MikeF wrote: The utility cyclist wrote:
MikeF wrote:The real issue is that cyclists and lorries (motor vehicles) should not be using or trying to use the same piece of road (highway) space. People will make mistakes, but these mistakes should not lead to injury.
Don't agree, I'm comfortable with HGVs for the most part, I have far fewer issues than with cars/vans, massively so, even taking into account overall their % of vehicles on the road.
I first started commuting in 1987 as a teen, 5 miles into the city centre and passing straight down the middle of a major industrial area on an arterial route. Train people well enough, have people continually thinking and assessing and their 'mistakes' are very infrequent, they should also be at a level that because of the care and attention and leeway they've given that it won't physically harm someone even if the other (vulnerable) person does make an error in judgement. Pretty much what the bike riding HGV driver does.
The sick thing about most HGV incidents with people on bikes, in fact a significant proportion of all KSIs, is that police are bias, discriminatory and unable or unwilling to apply the law and the rules that they apply elsewhere. Put themselves in that same situation and the attitude would be totally the opposite. Frankly these people are no longer fit for purpose in assessing RTCs, not when they display such poor judgement and understanding.
This dereliction of duty quite literally punishes all people riding bikes, indeed pedestrians too.
Legislation will not stop people making mistakes however well they are trained. People (drivers) will look and not see at times - it's a failing we can all have.
Most people will not cycle because danger of motor vehicles is their biggest concern. Until this changes and people feel safe cycling not many will do so.
Obviously fear is a major that is preventing significant portions of people from cycling, however a lot of that is perceived not real, there are many other factors that we can change to redress that and much stems from when people are kids.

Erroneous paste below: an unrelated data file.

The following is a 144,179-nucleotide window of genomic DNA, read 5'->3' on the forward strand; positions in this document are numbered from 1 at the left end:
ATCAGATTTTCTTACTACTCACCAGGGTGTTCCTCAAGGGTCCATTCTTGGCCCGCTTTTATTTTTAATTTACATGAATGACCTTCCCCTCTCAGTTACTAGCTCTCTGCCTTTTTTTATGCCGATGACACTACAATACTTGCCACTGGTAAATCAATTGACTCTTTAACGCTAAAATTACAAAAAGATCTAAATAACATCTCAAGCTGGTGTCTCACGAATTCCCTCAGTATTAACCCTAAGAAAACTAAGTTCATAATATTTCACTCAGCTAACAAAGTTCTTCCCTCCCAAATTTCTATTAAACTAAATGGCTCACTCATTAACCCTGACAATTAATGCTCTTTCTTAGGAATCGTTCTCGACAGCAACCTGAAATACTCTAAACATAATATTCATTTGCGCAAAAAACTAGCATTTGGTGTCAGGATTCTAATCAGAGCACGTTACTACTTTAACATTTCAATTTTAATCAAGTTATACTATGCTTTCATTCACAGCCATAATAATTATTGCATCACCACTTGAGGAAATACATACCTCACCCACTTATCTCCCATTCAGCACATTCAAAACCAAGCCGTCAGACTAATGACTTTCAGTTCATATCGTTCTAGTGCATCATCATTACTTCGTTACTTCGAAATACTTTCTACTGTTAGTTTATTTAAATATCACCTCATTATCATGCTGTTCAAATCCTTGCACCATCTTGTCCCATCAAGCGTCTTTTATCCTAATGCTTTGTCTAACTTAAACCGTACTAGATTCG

Changing the thinking through better training and legislation will absolutely reduce people from making mistakes and thinking more about their driving particularly around vulnerable road users, unless you're waiting for segregated lanes for all major routes across the country, which even NL and DK don't have??
Let's face it, even Sir Boardman has had to compromise on what he's having in Manchester and it's a 10 year plan at best, that's ONE city, London so far is a complete mish mash of mostly garbage infra, the cycle superhighway is anything but 'super'. Cycling is increasing in London despite
little or poor infra and people do put up with having to cycle on the same road as HGVs.
But in the meantime whilst waiting for sections of roads to be taken back completely (my preferred option) or segregation, improving the standard of driving is the main tool to make roads and thus cycling safer. How long do you think it will take to have segregated routes like NL, 20,30, 40, 50 years?? For most of the UK segregated infra is not going to happen in any meaningful way whatsoever, not well enough or far reaching enough to get people out of cars and onto bikes in a big enough shift to even reach 5% modal share IMHO. That would currently be a 250% increase in cycling, do you think that's a feasible target, if so how long to reach that whilst we're waiting for hotch potch non joined up not built for mass cycling segregated lanes to be built??
Sorry but waiting for segregated lanes is dreamland pie in the sky thinking for the vast majority of the UK, IMHO 'we' are too late to change things in any significant way, 30-40 years too late. At least legislation in the form of speed regulation for motors by installing devices that force motorists to adhere to limits, AI devices, better training, changing traffic light phases, changing things like parking/driving around schools and providing more cycle parking facilities in towns, cities, work places and retail parks can have an influence whilst we're waiting.